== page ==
Before we could leave the park, a group latched onto my American self and sat me down in a chair in front of a table behind which a kindly, slightly nervous Korean man sat and attempted to interview me. 

With the help of Lydia and a lovely Korean lady who was working this man and the other men who were sitting at similar tables conducting the same interview, I was asked to show on a timeline when in my life I had experienced emotional highs and lows. I plotted just a few points below the median line. When asked why so many points were above the median, I explained that I was a Christian, and this generated a buzz and got some faces smiling. From what I was able to gather, this was a group of men being trained to be counselors for fathers seeking help to be better dads, and many of them (if not all) were believers. They were interested to learn that my father is a pastor, that I had been a teacher and principal of a Christian school, and that I had moved to Korea to live. I was asked to rate the gentleman who had interviewed me and write comments of encouragement and improvement. I gave them my new telephone number, but nobody has called yet.

This past Saturday I was blessed to be invited my the young people in the church to attend their lunch-bowling-dinner activity. We met at the church then walked to the Save Zone department store where some of us bought food from McDonalds to eat and others of us at Korean food from the food court. Next, we walked to the bowling alley to knock down some pins. I was not expecting to do well, since I am the least athletic of all my parents' children, and we had some very fit looking young men in our group who I thought would beat us all. To my great astonishment, I bowled better than anyone. I was pleased and embarrassed at the same time. Two of the teenagers, Dongsu and Youngjae, bowled with great energy and enthusiasm, and I believe that, given a little more time and experience, Youngjae would have beaten us all soundly, because his form improved steadily from frame to frame, and he began to look more like the professional bowlers in the lanes further down from ours. He is the kind of guy with great hand-eye coordination who picks up sports and musical instruments and learns them with ease. Here is a picture of me with members of my first team. I was trying to get them to look mean for the picture since we were staring across at our opponents, but you can see I failed miserably.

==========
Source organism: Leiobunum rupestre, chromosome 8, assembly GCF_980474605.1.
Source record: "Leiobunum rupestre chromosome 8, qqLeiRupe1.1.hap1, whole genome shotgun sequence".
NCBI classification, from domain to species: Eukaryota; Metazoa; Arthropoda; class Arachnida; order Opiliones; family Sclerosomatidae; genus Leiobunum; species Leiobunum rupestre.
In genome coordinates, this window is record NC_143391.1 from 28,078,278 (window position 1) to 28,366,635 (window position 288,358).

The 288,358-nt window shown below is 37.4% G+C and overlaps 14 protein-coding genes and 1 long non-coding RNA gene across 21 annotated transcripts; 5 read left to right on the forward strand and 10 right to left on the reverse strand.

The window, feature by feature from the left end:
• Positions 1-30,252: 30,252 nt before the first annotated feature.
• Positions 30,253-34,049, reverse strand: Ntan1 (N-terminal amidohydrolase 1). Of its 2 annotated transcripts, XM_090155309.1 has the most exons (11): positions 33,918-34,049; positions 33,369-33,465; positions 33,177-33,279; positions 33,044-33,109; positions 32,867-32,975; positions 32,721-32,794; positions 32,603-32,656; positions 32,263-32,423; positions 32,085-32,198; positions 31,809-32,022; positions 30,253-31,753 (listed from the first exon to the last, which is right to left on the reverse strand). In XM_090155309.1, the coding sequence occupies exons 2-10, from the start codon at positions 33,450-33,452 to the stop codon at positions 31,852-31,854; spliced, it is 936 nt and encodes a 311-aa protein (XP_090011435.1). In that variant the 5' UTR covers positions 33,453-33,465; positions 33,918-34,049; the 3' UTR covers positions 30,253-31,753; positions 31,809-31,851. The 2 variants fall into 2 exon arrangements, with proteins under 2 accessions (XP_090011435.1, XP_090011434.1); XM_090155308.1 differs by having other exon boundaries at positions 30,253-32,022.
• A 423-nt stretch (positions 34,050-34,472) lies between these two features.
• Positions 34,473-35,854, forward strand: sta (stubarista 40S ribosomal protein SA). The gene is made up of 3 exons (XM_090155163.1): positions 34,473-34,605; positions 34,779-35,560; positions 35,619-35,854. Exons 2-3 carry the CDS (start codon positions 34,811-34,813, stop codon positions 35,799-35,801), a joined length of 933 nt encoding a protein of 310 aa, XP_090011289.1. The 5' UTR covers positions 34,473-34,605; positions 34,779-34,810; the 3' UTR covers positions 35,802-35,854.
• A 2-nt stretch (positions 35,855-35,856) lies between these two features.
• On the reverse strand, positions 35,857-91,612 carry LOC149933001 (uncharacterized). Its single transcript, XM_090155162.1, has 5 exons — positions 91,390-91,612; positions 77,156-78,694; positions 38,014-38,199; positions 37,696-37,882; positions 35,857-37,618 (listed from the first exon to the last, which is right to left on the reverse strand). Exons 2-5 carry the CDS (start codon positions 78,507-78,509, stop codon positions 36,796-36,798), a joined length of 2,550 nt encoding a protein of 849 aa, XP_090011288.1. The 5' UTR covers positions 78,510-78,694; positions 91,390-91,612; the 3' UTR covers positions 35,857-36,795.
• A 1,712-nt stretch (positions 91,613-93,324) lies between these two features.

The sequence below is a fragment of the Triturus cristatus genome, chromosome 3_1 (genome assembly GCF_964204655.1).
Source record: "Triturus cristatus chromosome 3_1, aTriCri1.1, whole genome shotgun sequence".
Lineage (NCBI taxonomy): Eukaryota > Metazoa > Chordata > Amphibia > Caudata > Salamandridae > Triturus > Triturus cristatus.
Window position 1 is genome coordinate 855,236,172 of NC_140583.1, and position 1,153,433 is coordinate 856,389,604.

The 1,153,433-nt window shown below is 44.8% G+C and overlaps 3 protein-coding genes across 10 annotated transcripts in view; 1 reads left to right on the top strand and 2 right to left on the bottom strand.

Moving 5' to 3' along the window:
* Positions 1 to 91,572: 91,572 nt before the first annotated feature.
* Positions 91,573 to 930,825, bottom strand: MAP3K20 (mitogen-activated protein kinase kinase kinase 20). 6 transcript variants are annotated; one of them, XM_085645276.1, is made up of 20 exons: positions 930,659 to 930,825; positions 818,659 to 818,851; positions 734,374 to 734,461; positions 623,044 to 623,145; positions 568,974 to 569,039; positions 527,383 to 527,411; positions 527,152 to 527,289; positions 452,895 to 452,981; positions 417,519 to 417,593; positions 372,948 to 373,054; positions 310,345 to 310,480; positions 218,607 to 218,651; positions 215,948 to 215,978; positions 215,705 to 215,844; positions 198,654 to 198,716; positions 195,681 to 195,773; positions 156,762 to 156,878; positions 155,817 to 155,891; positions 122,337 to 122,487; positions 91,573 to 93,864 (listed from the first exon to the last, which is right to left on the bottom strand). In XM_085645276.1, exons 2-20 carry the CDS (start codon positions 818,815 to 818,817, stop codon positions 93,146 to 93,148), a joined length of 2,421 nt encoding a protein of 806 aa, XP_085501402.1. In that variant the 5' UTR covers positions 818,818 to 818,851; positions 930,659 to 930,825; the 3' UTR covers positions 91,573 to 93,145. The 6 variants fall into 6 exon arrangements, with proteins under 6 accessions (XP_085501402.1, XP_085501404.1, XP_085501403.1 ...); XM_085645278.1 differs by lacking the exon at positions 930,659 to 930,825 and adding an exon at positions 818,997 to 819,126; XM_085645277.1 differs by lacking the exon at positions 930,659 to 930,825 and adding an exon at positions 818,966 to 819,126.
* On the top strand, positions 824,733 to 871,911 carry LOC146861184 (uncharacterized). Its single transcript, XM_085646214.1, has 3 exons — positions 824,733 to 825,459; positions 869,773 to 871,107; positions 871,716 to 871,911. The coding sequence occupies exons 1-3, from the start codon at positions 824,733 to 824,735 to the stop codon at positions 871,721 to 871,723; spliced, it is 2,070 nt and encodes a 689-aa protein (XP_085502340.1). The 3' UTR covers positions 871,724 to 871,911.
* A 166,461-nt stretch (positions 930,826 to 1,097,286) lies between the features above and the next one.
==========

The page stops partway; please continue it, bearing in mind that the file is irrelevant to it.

Youngjae is the young man on the right.
 After bowling, some of us went to an apartment where Tain and some others prepared the ingredients for Vietnamese spring rolls, which we put together ourselves and ate. One of Tain's former students, Nobu, joined us for our meal. He was visiting Korea from his home in Japan. I met him last year when I was here and I was happy to see him once again. 
Nobu is the young man in the middle.
There is a lot of joy and camaraderie among the young people in the church, and although I could not understand what was being said most of the time, I simply relaxed and let the good-spirited atmosphere wash over me. We closed by asking for prayer requests from everyone and praying. It was a sweet time.

Last night, Tain, William, and Pastor Steve came to the apartment for dinner. 
Tain wearing Esther's apron (reluctantly).

Pastor Steve, Bongo the dog, and Prince William of Thailand.
Tain brought along some Thai spices and made a delicious barbecue meal from ingredients in Esther and JIn's refrigerator and freezer. 

We had to threaten Esther that we would stop eating if she did not sit down and eat with us, because she kept popping out of her seat and going off into the kitchen to do things. She is one of those Korean women who feels she must see to the comfort of her guests at all times and thus neglects her own meal. This made us uncomfortable, so we told her we would not eat another bite until we saw her put a bite in her own mouth. She laughed and ate a little then jumped up again. I told her the story of how my grandmother would tie my father to his chair to make him sit and eat and said we were going to to find some rope and do the same to her. She laughed and laughed and managed to sit for a longer spell of time before getting out of her seat again. It became one of the running jokes of the evening.

This morning I lead songs before Survey of Doctrine I class - Open the Eyes of My Heart, Lord and Draw Me Close to You. I feel a little like my dad who used to lead singing before Bible college class began back during the Lenox days. As I wrote and told Pastor Schaller this morning, as I sit in Survey of Doctrine, I sometimes can hear his voice saying, "Learn it all over again!" And I am. What a blessing to be in the class and be taught. God is so good to me.